The latest cause to attract the enthusiasm of the 2007 legislature - after heating fuel conservation, universal preschooling, and gay marriage - is the prevalence of poverty, especially that afflicting children. The legislature charged a new Vermont Child Poverty Council with finding ways to reduce the Vermont child poverty rate from 15% to half of that ten years from now.
The Council's hearings around the state are predictably attracting numerous advocates for the poor. They bring with them all sorts of stories about deepening hardship and privation, and most if not all of them support bold government action to lift people out of poverty.
"Poverty" requires measurement. The "Federal Poverty Level" (now $20,615 for a family of four) is universally viewed as hopelessly inadequate. It undercounts income, omits earned income tax credits, and ignores all non-cash benefits for the poor, such as subsidized housing, food stamps, and Medicaid.
In any case, the Census Bureau, still using the FPL, found that 12.3% of all people were poor in 2006, down from 12.6% the year before. Various government surveys reveal some interesting facts about what living in poverty is like today.
Forty three percent of all poor households own their own homes, on average a three-bedroom house with one and a half baths.
Two thirds of poor households live in dwellings with more than two rooms per person. Indeed, the average poor American has more living space than the average resident of Paris, London, Vienna, or Athens.
Eighty percent of poor households enjoy air conditioning. Eighty nine percent have a microwave oven. Ninety seven percent own a color TV, and 62 percent enjoy cable or satellite reception.
Seventy three percent of poor households own a car or truck; 31% own more than one.
Ranked by income, the lowest one-fifth of households makes per capita expenditures equal in real dollars to those of the median income households of 1970. Living in poverty is a lot better than it used to be, even forty years ago.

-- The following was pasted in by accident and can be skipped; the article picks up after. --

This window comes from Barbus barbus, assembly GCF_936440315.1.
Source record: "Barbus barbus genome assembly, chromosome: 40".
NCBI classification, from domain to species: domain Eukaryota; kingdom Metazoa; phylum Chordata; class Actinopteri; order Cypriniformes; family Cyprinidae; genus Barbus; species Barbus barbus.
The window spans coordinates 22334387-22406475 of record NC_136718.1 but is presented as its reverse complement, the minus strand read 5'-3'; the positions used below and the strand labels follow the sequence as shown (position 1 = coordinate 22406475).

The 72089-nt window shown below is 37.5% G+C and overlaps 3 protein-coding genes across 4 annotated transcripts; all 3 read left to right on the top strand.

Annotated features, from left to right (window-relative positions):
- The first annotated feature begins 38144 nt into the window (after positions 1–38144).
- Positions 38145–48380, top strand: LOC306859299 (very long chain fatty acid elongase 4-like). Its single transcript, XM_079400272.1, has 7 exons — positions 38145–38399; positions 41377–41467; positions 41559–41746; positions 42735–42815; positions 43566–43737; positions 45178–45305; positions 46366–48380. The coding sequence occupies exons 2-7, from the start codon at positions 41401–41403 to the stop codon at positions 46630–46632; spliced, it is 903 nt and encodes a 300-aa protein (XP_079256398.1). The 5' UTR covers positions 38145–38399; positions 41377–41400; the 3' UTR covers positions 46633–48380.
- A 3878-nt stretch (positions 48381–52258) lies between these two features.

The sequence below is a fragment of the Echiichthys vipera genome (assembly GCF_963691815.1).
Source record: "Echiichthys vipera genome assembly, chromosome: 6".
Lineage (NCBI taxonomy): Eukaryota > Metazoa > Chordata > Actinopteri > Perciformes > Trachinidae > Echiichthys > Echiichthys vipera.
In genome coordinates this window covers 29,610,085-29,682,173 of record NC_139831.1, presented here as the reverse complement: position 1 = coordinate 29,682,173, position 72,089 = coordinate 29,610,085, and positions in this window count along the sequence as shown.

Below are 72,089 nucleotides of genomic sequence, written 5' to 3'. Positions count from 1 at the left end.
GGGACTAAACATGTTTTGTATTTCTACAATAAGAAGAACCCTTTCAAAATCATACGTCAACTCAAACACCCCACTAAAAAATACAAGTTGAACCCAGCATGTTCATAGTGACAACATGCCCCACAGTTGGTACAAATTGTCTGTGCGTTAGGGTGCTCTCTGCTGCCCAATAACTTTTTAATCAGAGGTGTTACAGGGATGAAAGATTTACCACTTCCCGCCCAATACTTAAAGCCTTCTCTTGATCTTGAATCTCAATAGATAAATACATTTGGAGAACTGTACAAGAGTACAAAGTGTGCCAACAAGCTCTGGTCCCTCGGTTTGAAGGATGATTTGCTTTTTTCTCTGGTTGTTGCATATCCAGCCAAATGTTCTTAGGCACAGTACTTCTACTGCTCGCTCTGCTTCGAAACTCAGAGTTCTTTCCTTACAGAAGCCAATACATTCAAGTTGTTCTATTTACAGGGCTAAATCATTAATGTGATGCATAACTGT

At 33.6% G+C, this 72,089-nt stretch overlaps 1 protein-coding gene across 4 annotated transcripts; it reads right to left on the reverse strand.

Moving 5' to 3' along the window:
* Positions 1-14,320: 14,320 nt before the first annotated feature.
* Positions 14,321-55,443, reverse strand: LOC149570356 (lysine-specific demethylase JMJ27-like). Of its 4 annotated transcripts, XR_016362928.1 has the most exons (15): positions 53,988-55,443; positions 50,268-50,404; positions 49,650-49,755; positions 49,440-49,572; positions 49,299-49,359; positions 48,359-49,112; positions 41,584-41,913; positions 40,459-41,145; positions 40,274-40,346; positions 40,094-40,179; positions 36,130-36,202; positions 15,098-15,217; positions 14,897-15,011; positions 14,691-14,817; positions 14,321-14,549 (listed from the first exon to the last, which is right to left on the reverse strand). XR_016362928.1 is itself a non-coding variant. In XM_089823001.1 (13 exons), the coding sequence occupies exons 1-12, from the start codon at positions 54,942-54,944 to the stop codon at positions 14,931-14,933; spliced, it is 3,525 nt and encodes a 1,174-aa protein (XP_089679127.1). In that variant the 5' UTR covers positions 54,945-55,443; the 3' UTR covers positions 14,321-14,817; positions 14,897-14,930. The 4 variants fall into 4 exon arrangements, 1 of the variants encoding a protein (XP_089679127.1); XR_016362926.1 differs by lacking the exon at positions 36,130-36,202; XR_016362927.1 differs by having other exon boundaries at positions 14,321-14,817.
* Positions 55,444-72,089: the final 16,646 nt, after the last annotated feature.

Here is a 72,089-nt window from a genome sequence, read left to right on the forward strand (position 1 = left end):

There are two main reasons why 17.4% of all children in America live in poverty. The first one is that their parents typically work for pay only sixteen hours a week. If the adults in a poor household worked a total of 2000 hours a year, as most full time workers do, over 70% of poor children wouldn't be poor any more.
Two thirds of poor children live in single parent homes. If poor mothers married and formed families with the fathers of their children, almost three quarters of the children would immediately be out of poverty.
Beyond a disinclination to work and marry, many able-bodied adults (and thus their children) live in poverty not because of genetic shortcomings, accidents, serious childhood abuse, or plain bad luck, but because they have made poor decisions. Some examples: dropping out of high school, choosing low ethical standards, neglecting diet and health, using drugs and booze, and managing money poorly, notably by spending too much on tobacco, booze, drugs, entertainment, prepared food, and interest on debt.
This observation will instantly send the politically correct into shock. These folks tend to view people who live in poverty as victims of unseen forces that exploit them against their knowledge and will. They have trouble facing up to the unpleasant fact that for reasonably healthy American-born or legal immigrant couples who completed high school, stay married, conscientiously work, stay out of trouble with the law, and steer clear of booze and drugs, the poverty rate is in the low single digits.
Of course, no one is likely to make this point to the new Vermont Child Poverty Council. Its members will listen sympathetically for months to the urgent voices of the advocates for the poor. Eventually the Council will produce a report focusing on the "root causes of poverty." And surprise! The Council will find that a civilized society like ours must identify and overcome the root causes of poverty through increased regulation and more government spending.
Low paying jobs? Mandate that employers pay a "living wage". High cost of housing? Subsidize the cost, and impose more rules on landlords. Poor health? Raise new taxes to pay for a universal coverage health care system. Day care costs? Make free preschools universal. High heating costs? Subsidize fuel bills for more households. Inadequate transportation? Expand public transit with nominal fares.
It will not likely occur to the Council members that perhaps some tough love on the subject of character, self-improvement, parental responsibility, wise shopping, clean living, and the benefits of work might do the poor a better service. After all, it has worked over the years for millions of Vermonters.